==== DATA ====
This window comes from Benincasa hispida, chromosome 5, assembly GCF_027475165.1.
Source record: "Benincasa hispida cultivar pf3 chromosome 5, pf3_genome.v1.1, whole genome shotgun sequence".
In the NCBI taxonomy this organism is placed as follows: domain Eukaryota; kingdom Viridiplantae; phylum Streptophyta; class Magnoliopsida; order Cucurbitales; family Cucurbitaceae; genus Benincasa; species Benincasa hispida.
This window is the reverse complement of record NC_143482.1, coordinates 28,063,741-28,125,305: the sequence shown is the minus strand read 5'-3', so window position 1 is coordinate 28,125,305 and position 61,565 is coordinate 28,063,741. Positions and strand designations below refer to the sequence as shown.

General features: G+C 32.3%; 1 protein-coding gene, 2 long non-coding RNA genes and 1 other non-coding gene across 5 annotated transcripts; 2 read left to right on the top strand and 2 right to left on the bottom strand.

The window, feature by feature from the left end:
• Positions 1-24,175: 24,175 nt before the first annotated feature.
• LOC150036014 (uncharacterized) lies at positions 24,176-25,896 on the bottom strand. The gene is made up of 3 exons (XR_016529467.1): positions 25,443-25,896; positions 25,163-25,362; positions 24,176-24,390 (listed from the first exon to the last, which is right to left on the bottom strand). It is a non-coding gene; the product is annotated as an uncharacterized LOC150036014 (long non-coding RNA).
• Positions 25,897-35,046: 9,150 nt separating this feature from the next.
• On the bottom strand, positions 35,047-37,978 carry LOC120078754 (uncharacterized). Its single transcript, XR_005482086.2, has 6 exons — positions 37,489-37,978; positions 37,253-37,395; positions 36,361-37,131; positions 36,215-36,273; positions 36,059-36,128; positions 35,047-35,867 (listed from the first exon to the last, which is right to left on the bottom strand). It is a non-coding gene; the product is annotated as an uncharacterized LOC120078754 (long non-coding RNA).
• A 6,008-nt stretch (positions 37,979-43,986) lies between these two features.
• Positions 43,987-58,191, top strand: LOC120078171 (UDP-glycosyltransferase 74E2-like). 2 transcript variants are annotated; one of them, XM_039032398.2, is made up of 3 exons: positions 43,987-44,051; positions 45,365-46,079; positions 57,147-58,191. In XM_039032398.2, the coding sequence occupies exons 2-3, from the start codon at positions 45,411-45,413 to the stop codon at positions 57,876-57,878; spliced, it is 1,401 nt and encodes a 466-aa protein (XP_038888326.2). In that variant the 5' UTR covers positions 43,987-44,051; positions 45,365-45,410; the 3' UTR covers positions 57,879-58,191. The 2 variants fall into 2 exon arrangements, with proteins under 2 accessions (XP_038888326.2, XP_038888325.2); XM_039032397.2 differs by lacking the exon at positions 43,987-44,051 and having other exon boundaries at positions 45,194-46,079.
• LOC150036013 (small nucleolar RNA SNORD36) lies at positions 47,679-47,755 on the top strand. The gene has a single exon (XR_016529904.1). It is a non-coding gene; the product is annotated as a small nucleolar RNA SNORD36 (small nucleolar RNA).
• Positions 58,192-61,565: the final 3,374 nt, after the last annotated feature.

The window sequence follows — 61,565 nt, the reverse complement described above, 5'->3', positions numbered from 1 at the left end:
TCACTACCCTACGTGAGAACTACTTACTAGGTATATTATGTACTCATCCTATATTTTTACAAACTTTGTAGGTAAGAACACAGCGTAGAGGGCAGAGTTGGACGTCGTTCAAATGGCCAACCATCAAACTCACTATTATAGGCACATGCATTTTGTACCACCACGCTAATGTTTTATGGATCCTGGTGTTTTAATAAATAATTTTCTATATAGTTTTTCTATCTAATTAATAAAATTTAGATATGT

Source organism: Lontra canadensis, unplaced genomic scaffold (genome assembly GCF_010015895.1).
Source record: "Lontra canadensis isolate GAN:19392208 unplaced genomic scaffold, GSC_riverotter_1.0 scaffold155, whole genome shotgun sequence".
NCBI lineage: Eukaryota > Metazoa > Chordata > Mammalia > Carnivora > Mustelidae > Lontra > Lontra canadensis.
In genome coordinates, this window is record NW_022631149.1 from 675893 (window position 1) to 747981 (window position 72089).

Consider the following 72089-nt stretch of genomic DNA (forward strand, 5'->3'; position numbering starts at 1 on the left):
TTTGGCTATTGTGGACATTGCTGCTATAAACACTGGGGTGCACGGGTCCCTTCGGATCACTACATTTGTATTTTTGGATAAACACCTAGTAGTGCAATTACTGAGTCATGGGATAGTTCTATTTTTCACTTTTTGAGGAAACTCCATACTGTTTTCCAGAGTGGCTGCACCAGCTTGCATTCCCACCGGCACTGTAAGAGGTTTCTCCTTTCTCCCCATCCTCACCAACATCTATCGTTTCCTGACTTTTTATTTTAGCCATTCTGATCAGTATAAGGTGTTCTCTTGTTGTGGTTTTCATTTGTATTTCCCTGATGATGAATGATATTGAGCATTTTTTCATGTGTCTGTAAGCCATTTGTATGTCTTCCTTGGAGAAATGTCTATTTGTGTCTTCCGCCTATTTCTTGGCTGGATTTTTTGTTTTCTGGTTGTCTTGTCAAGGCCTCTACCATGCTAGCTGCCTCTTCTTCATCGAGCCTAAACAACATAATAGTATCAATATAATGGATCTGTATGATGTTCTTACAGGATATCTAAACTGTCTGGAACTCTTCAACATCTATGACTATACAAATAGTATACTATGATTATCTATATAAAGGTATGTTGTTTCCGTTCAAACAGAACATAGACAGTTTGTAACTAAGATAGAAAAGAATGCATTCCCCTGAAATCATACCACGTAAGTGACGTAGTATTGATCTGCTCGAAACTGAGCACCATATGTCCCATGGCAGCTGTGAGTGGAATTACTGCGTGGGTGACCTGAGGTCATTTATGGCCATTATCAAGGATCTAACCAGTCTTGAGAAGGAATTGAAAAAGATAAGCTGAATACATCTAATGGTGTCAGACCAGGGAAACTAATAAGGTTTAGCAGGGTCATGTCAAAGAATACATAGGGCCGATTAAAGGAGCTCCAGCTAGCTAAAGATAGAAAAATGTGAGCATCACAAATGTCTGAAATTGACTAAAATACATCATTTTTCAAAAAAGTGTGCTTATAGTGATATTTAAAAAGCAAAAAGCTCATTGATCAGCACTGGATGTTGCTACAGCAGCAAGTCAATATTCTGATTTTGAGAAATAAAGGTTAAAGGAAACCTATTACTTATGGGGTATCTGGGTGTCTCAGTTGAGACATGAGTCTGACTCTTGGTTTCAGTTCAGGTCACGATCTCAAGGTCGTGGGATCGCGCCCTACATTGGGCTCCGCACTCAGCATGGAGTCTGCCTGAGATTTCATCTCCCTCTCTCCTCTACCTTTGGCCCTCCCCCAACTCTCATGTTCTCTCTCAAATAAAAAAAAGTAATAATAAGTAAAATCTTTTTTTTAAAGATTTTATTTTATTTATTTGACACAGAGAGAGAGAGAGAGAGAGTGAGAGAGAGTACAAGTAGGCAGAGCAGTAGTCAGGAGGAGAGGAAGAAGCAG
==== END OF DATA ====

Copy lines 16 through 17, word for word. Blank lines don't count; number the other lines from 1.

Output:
TCACTACCCTACGTGAGAACTACTTACTAGGTATATTATGTACTCATCCTATATTTTTACAAACTTTGTAGGTAAGAACACAGCGTAGAGGGCAGAGTTGGACGTCGTTCAAATGGCCAACCATCAAACTCACTATTATAGGCACATGCATTTTGTACCACCACGCTAATGTTTTATGGATCCTGGTGTTTTAATAAATAATTTTCTATATAGTTTTTCTATCTAATTAATAAAATTTAGATATGT

Source organism: Lontra canadensis, unplaced genomic scaffold (genome assembly GCF_010015895.1).